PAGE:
I got loads of emails every week asking how to write/illustrate/publish books. Sometimes it’s because people have already seen the videos I did for eHow on these topics (if you haven’t seen them, start here). I thought it would be helpful to post the most frequently asked questions, along with my most frequent responses, here. I hope this helps!

Q: I want to write and illustrate a children’s book. How do I do that?

A: This is a super broad question, so it’s a good idea to break it down into bite-sized chunks by asking YOU some questions. When you can answer these questions, you’re off to a good start:

  • Who is your audience? If you’re writing for children, what age group? Are there specific characteristics about your “ideal reader” that you would be appealing to (for example, children of divorced parents, children who love sports, animals, etc)? Is your audience children in your family exclusively? Or do you want every child between the ages of 3 and 8 to read your book?
  • What is the point of your book? What is it that you have to say?
  • How hard are you willing to work? Be honest: is this a hobby, a class project, or would you like to be the next JK Rowling? (Hint: no one can do it for you, there’s no getting around actually sitting down and writing).
  • Do you like to paint or draw, or do you need to find an illustrator for your book?
  • Are you a member of a writers’ group, and/or are you willing to make connections with people who can help you with brainstorming, editing, critiquing?

Q: What is the process for writing a book? How do I start?

A: It’s helpful to start with an idea, but sometimes you don’t even have to have that. Maybe you just have a burning desire to be an author. So the first step is to find what inspires you; do this by READING. [shameless plug: buy my books here and get inspired!] If you are wanting to write a children’s book, hang out with kids and do a lot of listening. They are just bundles of fantastic ideas.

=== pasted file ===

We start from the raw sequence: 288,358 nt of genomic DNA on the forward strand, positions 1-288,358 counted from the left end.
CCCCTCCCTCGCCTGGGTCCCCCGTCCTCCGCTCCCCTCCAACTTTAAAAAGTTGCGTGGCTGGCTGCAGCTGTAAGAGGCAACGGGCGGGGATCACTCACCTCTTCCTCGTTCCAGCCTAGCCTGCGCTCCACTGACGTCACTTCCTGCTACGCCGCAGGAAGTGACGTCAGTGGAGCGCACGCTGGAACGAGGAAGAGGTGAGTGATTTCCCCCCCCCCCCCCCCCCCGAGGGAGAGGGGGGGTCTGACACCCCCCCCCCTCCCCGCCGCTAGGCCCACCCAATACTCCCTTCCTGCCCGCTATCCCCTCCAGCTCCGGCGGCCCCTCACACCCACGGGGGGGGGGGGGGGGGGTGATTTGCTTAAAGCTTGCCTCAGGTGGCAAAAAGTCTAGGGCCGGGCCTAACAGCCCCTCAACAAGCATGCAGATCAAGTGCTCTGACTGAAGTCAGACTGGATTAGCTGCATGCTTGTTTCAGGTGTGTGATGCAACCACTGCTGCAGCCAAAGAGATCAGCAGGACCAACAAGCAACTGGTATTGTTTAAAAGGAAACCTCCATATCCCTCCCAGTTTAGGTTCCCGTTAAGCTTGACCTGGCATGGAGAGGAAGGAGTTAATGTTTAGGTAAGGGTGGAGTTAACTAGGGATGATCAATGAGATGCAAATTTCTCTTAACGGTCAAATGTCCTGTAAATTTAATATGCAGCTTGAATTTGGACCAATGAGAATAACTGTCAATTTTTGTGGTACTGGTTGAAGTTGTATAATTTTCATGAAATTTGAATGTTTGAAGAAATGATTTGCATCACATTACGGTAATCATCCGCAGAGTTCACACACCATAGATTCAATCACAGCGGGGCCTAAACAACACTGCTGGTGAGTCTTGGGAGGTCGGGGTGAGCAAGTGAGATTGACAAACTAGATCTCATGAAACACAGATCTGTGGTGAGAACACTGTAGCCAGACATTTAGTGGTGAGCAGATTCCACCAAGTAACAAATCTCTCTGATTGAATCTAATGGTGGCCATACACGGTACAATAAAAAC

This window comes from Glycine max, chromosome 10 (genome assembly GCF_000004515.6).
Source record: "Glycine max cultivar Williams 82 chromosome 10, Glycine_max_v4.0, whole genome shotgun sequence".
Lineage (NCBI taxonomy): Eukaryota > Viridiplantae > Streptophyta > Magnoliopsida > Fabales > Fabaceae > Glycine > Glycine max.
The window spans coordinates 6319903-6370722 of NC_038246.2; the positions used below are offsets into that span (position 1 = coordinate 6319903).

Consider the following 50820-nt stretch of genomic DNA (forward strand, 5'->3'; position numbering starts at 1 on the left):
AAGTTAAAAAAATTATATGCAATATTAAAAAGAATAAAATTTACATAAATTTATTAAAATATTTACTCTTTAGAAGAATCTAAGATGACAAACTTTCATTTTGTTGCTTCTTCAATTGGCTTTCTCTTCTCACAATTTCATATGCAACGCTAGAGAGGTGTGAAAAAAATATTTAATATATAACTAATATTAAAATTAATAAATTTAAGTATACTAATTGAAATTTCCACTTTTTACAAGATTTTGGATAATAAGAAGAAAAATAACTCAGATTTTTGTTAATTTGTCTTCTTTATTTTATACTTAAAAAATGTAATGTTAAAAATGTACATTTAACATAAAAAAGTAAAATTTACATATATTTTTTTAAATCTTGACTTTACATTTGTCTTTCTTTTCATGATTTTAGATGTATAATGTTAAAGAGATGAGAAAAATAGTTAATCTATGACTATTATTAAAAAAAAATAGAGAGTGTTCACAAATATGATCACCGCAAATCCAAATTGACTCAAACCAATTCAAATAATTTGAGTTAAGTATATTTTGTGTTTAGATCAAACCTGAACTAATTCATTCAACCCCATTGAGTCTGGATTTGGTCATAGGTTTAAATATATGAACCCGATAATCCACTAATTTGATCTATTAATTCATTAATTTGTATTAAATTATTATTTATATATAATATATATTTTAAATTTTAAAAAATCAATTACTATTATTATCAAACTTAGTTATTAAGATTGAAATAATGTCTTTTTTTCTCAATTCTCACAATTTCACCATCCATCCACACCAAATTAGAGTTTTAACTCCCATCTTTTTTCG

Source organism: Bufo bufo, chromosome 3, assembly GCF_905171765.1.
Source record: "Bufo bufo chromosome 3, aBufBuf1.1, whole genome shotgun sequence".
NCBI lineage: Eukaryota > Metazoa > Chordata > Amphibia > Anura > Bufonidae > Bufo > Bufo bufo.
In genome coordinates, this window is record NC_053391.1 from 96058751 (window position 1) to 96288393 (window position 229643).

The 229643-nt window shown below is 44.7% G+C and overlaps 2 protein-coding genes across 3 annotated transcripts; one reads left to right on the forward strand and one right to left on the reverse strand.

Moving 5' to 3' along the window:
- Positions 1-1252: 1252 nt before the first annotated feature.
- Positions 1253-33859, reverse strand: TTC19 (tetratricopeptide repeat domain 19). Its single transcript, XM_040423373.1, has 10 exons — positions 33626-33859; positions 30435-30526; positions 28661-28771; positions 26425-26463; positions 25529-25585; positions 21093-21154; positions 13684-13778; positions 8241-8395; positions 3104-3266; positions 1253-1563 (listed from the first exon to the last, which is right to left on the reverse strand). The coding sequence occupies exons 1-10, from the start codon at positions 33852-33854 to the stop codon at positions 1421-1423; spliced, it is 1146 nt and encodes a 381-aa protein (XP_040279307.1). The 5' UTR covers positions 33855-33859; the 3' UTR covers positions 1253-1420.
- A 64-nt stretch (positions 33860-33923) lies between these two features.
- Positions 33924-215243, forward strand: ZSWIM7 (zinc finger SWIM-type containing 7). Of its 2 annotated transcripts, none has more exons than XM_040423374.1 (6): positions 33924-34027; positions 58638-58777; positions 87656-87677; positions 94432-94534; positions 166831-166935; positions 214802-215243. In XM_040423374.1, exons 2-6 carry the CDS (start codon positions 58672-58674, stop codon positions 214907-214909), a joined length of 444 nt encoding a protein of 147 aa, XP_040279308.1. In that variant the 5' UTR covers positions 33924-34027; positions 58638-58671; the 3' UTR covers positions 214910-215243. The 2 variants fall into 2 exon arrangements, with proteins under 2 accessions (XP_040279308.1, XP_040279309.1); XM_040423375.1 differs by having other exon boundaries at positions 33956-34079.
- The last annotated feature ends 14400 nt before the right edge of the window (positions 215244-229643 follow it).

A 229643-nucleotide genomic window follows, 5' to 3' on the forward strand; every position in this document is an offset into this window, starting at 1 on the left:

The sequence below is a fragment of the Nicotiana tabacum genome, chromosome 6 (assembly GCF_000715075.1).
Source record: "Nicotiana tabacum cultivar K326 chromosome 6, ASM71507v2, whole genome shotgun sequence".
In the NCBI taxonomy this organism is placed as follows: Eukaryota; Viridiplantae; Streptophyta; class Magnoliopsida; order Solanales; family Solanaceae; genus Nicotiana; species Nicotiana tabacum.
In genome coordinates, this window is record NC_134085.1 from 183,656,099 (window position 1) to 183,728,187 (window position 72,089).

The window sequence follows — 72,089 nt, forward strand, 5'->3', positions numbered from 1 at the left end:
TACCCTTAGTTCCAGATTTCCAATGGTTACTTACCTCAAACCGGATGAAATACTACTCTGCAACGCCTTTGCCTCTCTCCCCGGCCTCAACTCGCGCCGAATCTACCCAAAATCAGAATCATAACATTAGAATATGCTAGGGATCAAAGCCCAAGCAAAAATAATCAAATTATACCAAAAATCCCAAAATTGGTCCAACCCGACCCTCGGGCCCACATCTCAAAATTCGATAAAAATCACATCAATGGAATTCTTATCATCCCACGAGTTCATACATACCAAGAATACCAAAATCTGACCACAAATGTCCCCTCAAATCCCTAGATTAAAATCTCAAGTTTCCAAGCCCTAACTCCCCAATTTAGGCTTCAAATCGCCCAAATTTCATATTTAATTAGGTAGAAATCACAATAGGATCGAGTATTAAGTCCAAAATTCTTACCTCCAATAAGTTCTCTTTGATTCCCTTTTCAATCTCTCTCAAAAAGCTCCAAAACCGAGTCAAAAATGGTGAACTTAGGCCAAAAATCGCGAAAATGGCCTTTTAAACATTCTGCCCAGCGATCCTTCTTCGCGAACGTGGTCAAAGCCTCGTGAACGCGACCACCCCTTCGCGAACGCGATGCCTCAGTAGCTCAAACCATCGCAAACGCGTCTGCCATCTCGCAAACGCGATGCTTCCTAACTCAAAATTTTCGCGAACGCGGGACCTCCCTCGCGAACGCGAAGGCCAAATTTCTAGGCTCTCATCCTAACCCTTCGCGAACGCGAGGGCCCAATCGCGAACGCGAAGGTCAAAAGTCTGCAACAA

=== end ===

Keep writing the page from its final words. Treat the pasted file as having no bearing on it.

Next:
After you have an idea, you have two choices. Fly by the seat of your pants/be a “pantser,” which means just start writing! Or…make yourself an outline: Beginning. Middle. End. Sounds simple, but you’d be amazed how tempting it is to skip that step and end up wandering all over a storyline, even a short story. Answer questions about your main character/s: what would happen if… and how does it get resolved?

Now here is the key that both options above have in common: WRITE. I’ve talked to more people than I can count that want to be an author, but have never written anything. Well, I want to be a rock star, but I don’t sing or play an instrument. What do you think my chances are? Slim to none (which would actually be a cool name for my band, so that’s a start…)

Q: How do I illustrate my book?

A: The really fabulous children’s books out there (hey, have I mentioned my books lately? You can find them here) have clever illustrations that don’t repeat what the text is telling you. In other words, you need to be able to see or find details that the story isn’t spelling out for you. One of my favorite examples is in my book Petalwink Takes a Bow. Petalwink gets the lead in the Newman Forest Fairy musical (total foreshadowing), but gets distracted from learning her lines; the text reads: “The fairy twins offered to run lines with their friend, but Petalwink was busy trying a new celebrity trend.” The illustration shows a Petalwink in oversized sunglasses coddling a ladybug who is dressed up in a tutu and has a sparkly collar (a tiny clothed pet= “celebrity trend”). The illustrations of your story fill in the blanks and offer richness to the narrative. Visual details will encourage the reader to linger on the page, hence linger with your story book.

Do a storyboard. It is my least favorite part. I just want to get drawing or painting, but without an overall arc and establishing the general feel of the book, it makes each illustration harder. You want the placement of the text to flow, as well as the images themselves. The completed storyboard should be able to get the idea of the story across without any text (just like watching your fave TV show on mute, you get a lot of what’s happening). The storyboard also helps you determine size and scale of your finished book. Depending on the publishing route you plan to take, these sizes may already be pre-determined, so you definitely want to check into that before going whole-hog on your glorious illustrations.